WHAT WE THINK
January 4, 2002 | Page 3
THE UPRISING that toppled Argentina's President Fernando de la Rúa last month, and then, a week later, his interim successor, was an inspiring demonstration of the power of mass struggle and showed the potential for an alternative to a system wracked by economic crisis and war.
The immediate cause of de la Rúa's resignation on December 20 was massive food riots by the unemployed. But this was the culmination of a struggle that has been growing throughout an economic crisis that began more than three years ago.
A week before de la Rúa fell, Argentina saw its seventh general strike in two years. For months before that, organizations of the unemployed in cities and towns across the country mobilized to demand emergency aid. In a few towns, these groups essentially took over the running of local affairs.
When de la Rúa froze bank accounts in December to head off a spiraling financial crisis, the struggle exploded to a new level.
The government organized a savage crackdown that left more than two dozen dead. But the repression couldn't stop mass protests. De la Rúa and his hated economics chief, Domingo Cavallo, were forced to resign.
U.S. officials promised to help the new government deal with the crisis. But Argentinians know that Cavallo--who came to prominence under the military dictatorship of the 1970s and early 1980s--was Washington's man.
It was his proposal a decade ago to create a permanent one-to-one relationship between the Argentine currency, the peso, and the U.S. dollar--which helped to drive the economy into recession three years ago.
At the same time, Argentina followed the free-market policies demanded by the International Monetary Fund--deregulation of business, privatization of state-owned companies and "flexible" labor policies. From one of the most advanced societies in Latin America, Argentina was plunged into poverty. Yet the government's only response was more cutbacks.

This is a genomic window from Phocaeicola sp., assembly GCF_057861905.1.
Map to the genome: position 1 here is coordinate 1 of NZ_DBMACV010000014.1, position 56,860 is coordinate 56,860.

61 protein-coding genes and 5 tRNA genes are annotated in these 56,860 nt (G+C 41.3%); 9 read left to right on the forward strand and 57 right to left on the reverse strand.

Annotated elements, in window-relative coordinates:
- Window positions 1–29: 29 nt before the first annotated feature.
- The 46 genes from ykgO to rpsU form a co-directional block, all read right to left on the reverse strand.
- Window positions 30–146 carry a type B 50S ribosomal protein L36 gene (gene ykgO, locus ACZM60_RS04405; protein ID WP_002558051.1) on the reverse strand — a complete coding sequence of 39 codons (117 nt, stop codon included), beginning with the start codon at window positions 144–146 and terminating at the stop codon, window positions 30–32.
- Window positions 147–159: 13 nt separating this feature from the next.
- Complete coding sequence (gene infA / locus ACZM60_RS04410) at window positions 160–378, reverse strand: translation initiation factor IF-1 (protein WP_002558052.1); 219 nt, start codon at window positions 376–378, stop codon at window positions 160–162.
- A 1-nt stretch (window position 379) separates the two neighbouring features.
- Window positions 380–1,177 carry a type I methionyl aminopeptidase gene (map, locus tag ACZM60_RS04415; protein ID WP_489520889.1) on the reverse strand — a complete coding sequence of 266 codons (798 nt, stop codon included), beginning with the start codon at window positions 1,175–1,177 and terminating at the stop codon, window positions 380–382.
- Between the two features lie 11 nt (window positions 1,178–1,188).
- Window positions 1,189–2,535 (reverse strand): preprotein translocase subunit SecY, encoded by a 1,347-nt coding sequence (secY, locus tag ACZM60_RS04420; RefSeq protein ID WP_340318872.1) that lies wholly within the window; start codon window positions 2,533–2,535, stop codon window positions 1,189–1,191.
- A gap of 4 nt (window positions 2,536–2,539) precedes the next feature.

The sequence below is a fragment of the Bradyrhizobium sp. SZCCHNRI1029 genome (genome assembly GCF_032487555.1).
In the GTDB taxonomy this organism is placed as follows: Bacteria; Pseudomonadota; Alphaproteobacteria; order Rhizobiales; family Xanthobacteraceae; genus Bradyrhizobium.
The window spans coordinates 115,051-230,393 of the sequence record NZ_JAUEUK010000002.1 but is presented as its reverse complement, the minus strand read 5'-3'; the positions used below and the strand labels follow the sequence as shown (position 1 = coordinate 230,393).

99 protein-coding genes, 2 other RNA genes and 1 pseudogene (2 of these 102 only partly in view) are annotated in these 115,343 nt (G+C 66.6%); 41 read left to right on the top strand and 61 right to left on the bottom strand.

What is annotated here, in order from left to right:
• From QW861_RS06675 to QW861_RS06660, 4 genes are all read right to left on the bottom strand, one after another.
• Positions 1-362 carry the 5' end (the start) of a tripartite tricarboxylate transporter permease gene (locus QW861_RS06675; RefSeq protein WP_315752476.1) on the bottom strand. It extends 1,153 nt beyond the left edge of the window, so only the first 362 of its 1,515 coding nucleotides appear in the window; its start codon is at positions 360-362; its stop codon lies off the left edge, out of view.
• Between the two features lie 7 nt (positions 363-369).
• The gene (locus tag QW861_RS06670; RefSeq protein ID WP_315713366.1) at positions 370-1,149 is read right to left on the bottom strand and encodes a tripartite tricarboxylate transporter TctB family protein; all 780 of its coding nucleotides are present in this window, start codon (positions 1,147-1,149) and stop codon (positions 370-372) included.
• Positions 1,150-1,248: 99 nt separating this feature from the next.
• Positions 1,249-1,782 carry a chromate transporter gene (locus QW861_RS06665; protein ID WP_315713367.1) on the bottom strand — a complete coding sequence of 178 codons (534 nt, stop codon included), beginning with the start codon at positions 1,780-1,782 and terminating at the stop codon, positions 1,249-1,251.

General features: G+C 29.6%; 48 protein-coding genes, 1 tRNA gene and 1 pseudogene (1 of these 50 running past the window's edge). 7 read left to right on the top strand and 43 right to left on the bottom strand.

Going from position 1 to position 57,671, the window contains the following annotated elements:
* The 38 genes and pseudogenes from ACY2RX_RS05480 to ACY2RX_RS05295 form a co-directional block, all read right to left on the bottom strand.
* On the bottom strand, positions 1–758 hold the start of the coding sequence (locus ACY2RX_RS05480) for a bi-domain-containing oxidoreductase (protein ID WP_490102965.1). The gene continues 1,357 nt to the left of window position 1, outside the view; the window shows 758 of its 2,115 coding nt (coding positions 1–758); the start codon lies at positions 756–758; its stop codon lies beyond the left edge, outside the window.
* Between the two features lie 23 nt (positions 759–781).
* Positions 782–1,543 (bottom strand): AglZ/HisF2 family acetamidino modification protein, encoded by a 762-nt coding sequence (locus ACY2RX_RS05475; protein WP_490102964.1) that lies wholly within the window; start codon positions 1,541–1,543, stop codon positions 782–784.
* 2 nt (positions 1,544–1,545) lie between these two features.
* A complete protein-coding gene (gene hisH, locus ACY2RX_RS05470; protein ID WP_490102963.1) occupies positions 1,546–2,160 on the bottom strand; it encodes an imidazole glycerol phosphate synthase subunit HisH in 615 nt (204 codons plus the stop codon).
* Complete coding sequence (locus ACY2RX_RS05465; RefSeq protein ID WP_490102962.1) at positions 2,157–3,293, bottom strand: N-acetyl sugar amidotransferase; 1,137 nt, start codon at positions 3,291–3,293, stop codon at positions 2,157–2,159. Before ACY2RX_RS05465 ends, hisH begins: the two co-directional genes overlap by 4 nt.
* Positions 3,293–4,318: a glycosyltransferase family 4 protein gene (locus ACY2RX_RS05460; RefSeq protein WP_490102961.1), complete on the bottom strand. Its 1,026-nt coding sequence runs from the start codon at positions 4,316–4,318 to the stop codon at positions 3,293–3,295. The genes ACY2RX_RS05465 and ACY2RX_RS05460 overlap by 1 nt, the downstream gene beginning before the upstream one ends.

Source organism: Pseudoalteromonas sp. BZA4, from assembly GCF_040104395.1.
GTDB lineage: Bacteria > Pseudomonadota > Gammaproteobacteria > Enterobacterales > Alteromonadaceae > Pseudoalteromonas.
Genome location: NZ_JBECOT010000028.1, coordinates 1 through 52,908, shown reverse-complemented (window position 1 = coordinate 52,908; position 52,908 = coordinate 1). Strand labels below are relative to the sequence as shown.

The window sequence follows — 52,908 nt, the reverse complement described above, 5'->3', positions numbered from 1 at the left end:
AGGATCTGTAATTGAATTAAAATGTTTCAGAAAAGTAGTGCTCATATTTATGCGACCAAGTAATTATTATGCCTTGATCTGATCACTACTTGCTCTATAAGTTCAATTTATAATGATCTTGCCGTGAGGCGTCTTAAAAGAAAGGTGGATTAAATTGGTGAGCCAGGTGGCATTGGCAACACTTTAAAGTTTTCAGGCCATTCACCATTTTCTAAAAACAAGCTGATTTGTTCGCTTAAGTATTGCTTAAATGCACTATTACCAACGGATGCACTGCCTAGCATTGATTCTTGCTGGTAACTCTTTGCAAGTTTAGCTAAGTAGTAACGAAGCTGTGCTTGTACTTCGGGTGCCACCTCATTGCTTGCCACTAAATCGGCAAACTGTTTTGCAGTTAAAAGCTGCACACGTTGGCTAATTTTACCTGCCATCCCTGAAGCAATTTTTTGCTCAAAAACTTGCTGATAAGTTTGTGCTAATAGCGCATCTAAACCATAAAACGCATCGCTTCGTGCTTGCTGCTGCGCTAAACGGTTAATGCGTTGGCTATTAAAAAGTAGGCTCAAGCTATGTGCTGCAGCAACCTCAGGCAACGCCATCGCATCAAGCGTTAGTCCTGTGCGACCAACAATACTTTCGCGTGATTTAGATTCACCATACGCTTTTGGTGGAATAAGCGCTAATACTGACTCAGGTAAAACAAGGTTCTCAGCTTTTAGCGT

Last month, ordinary Argentinians rose up and said "no."
The struggle was still unfolding as Socialist Worker went to press. In fact, the interim president who took over from de la Rúa had already resigned after new protests at the end of December.
Now, however, Argentine workers and the poor face new challenges. One of them is confronting the Peronists--the biggest political party in the Argentine Congress--which quietly encouraged the December demonstrations to get rid of de la Rúa and take charge themselves.
The Peronists want to balance between offering concessions and protecting the interests of Argentine and multinational corporations. This fits a pattern seen around the world in recent years following mass uprisings that toppled unpopular governments.
From Eastern Europe in 1989, to Indonesia in 1998, to Serbia and the Philippines in 2000, demonstrations of "people power" overthrew even highly repressive regimes. But these "people power" movements united different forces with conflicting interests.
The mass of workers and the poor have an interest in fundamentally changing the system. But other elements of these movements want only to reorganize the state machine and leave the social structure basically unchanged.
In Argentina, the Peronists may offer different policies than de la Rúa. But their aim will be the same--to solve the economic crisis on the backs of Argentine workers.
Yet the struggle itself has pointed the way to an alternative. The workers whose general strikes shut down many of Argentina's factories and offices can use their power to take control of them. And the committees of the unemployed that blocked highways can organize emergency distribution of food and other services.
The working class of Argentina has the opportunity to lead a struggle to transform the system--and replace it with one that meets human needs. But this will mean continuing to confront those who try to stop the struggle halfway